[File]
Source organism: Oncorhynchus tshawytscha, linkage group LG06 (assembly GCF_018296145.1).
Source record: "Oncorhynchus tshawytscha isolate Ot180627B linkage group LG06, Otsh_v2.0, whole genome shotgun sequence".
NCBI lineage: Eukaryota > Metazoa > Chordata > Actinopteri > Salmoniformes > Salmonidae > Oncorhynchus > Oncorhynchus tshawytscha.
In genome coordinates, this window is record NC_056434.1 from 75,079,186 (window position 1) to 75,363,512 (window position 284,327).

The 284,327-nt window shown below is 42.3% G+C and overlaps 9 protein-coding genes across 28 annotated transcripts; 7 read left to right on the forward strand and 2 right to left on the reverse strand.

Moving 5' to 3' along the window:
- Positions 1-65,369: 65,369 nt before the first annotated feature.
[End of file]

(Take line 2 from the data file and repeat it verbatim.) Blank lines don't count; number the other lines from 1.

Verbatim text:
Source record: "Oncorhynchus tshawytscha isolate Ot180627B linkage group LG06, Otsh_v2.0, whole genome shotgun sequence".